On a rainy Friday at the storied road course in upstate New York that delayed Cup practice until late afternoon, injured star Tony Stewart was foremost on everybody’s mind. Stewart broke both the tibia and fibula in his right leg on Monday night in a sprint car race in Iowa, has since undergone two surgeries, and is out indefinitely.
Max Papis will drive Stewart’s No. 14 Chevrolet on Sunday in the Cheez-It 355 at The Glen, where Stewart has a track-record five Cup wins. It will bring Stewart’s streak of 521 consecutive Cup starts to an end, and it’s his absence that gives Johnson the opportunity to be the first to lock into the Chase on points.
“It’s not the way I want to clinch, by any means, with him not being here at the race track. It’s a big loss for our sport,” Johnson said. “I know that Tony is feeling bad about being injured and the effect that it has on his Cup team. It’s crazy to think that he won’t be a player in the Chase.”
Stewart was leading with five laps remaining at Southern Iowa Speedway when a lapped car spun in front of him, causing Stewart to hit that car and flip several times. He was taken from the track by ambulance.
Like his fellow drivers, Johnson, a five-time Cup champion, said he didn’t like some of the comments he’s seen in the aftermath of the crash. Specifically, those who questioned Stewart for racing so much. It was his third crash in a month in the powerful open-wheel cars.
“It’s troubled me to see some people giving him a hard time about his decision to race other vehicles,” Johnson said. “We always praise him for his contributions to the motor sports world and his ability to drive and race anything. He has done so much for our sport.
“I personally praise him for all that he does for our sport, including driving sprint cars Monday, Tuesday, Wednesday, Thursday, Friday,” Johnson said. “It’s unfortunate that he got hurt. I hate that he’s injured, but I’d be bummed if he didn’t continue to race all during the week. That’s the Smoke we know and love.”
Stewart-Haas Racing has not named an interim driver for beyond this weekend, and said no discharge date has been decided for the 42-year-old Stewart.
“It’s going to be a few weeks before we even look at that,” said Greg Zipadelli, competition director at SHR. “For now, it will be a week-to-week diagnosis on him.”
Among the names that have popped up as candidates is 21-year-old Kyle Larson, a rising star in the Nationwide Series who sits sixth in points entering today’s Zippo 200 at Watkins Glen. He might be a bit too young, though.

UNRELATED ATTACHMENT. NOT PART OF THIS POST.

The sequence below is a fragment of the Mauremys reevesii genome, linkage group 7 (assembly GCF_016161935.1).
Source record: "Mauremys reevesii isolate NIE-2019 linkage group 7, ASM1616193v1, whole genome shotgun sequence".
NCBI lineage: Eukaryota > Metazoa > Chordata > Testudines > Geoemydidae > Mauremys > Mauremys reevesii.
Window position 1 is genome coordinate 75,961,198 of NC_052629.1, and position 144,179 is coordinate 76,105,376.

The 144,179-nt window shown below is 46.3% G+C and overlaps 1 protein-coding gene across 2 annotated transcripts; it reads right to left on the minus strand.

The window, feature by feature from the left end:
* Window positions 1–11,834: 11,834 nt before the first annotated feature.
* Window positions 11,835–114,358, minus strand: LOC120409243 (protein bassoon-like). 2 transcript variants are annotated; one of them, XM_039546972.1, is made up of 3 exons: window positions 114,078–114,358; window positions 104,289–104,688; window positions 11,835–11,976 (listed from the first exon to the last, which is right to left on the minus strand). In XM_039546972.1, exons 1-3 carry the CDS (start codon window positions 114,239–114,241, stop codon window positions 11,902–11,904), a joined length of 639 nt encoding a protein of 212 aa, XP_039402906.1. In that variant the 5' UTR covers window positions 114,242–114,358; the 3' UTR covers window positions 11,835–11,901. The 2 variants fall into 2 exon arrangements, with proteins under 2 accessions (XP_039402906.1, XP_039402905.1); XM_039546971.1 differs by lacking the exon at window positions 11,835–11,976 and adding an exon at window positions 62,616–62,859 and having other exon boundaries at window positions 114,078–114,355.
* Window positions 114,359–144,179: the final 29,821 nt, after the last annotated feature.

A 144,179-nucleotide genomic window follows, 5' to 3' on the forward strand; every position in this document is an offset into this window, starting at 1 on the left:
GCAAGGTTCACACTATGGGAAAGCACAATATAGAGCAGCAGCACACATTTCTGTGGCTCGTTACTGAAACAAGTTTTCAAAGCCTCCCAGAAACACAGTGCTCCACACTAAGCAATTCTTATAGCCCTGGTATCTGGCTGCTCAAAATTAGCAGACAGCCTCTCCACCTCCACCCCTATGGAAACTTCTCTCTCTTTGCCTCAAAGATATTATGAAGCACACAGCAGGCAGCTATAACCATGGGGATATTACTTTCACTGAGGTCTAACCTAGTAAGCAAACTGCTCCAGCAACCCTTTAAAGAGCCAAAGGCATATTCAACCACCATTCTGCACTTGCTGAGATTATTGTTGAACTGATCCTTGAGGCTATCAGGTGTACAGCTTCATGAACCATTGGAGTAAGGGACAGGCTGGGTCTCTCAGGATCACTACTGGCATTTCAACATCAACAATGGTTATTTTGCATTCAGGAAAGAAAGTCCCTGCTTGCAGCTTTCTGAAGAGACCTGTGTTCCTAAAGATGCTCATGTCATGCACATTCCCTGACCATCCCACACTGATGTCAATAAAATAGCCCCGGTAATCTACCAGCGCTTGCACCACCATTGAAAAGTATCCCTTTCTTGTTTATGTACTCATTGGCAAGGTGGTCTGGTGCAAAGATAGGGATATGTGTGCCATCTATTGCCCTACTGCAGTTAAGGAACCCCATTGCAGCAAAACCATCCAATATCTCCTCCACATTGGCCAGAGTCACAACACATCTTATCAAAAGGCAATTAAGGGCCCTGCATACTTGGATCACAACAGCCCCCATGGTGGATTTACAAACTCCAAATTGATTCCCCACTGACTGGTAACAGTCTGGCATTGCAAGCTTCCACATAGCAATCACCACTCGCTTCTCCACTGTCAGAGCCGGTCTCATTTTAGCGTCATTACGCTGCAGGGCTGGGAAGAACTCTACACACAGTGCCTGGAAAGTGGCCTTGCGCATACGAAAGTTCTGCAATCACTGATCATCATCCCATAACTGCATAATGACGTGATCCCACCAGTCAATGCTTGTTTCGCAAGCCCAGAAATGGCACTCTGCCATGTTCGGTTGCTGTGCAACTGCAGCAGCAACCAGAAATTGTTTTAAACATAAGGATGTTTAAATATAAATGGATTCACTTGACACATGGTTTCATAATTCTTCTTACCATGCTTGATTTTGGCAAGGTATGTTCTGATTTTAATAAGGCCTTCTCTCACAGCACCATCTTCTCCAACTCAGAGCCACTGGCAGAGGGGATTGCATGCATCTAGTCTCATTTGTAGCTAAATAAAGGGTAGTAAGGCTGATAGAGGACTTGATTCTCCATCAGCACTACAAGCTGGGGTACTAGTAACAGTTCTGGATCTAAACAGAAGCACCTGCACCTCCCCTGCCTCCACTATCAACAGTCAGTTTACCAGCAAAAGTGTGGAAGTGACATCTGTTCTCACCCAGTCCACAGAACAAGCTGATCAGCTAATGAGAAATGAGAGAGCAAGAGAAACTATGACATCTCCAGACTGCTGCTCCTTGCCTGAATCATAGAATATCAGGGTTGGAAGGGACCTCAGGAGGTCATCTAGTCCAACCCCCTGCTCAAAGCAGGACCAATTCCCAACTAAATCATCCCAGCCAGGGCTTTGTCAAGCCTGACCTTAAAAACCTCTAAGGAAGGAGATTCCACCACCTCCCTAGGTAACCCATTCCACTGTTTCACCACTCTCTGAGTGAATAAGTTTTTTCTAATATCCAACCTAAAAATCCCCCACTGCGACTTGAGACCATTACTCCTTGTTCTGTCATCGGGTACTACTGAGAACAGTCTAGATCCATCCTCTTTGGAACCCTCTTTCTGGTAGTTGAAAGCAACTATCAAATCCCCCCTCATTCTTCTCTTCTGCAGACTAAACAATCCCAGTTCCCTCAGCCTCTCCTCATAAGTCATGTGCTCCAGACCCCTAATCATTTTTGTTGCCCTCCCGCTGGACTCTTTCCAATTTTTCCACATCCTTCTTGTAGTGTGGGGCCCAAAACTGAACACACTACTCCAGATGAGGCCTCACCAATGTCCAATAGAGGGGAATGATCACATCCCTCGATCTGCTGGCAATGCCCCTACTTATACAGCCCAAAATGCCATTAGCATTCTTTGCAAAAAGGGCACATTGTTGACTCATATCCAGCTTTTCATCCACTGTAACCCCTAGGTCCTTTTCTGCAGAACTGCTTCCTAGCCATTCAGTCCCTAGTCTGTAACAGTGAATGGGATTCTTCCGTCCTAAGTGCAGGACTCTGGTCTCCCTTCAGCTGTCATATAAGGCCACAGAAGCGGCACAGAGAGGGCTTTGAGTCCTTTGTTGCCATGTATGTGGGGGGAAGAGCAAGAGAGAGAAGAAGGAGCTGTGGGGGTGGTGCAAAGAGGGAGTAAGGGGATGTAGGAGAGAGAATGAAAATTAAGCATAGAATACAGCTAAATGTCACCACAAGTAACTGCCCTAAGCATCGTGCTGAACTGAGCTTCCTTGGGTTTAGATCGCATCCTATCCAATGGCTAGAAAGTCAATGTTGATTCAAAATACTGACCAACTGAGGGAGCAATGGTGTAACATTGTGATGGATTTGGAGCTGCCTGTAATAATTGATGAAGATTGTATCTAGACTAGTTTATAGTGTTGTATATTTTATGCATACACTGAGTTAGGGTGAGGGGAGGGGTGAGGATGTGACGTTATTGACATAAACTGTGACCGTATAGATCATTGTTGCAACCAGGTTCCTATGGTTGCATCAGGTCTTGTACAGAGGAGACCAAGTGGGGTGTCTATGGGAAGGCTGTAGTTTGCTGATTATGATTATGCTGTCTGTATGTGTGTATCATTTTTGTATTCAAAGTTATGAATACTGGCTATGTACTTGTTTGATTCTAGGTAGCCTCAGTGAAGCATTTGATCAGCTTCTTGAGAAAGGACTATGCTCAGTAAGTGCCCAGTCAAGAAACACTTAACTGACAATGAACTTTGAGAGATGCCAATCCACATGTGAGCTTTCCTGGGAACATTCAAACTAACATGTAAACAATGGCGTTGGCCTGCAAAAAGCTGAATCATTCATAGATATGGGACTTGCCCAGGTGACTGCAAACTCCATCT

“He’s in a really crucial spot in his career and (it would be good) not getting fed to the wolves too soon,” Zipadelli said. “I would prefer from this point on to put one person in that we felt was capable of doing a good, solid job and trying to build some chemistry with the crews and the crew chief.
“There’s a lot of those little details that make for a good day on Sundays,” Zipadelli said. “The longer you get to work with someone, the better you get to know them, the better chance you have of having some consistent results. But I don’t know we’ll honestly be able to do that. The drivers that we’d like to put (in the seat) are all racing for a championship, and we need to be respectful of their position.”
Although Regan Smith is challenging Austin Dillon for the points lead in the Nationwide Series, Smith’s boss at JR Motorsports said he wouldn’t hesitate giving Smith the chance to drive the No. 14 if the opportunity arose.
“I’d be the first to put Regan’s name in the hat for that kind of opportunity,” Dale Earnhardt Jr. said. “I understand that we are racing for a championship. It would be a challenge. It would also give him an opportunity to showcase himself ... and get some guys maybe wanting to put him back in the car full-time on this (Cup) side of the deal. That would be good for him.”
At least Smith knows what he’d face. He was forced to sub for Earnhardt in the No. 88 last October in the Chase when Earnhardt couldn’t compete because of the effects of two concussions.
“It’s going to be a great opportunity for somebody,” said Smith, who grew up in Cato, N.Y., a two-hour drive north of Watkins Glen. “Last year it happened so quick there wasn’t time to think. There was nothing but a phone call.
“I certainly would be open to that. You just cross that bridge and see how things line up. I think it’s a lot of hypothetical right now. I can’t speak to any of that.”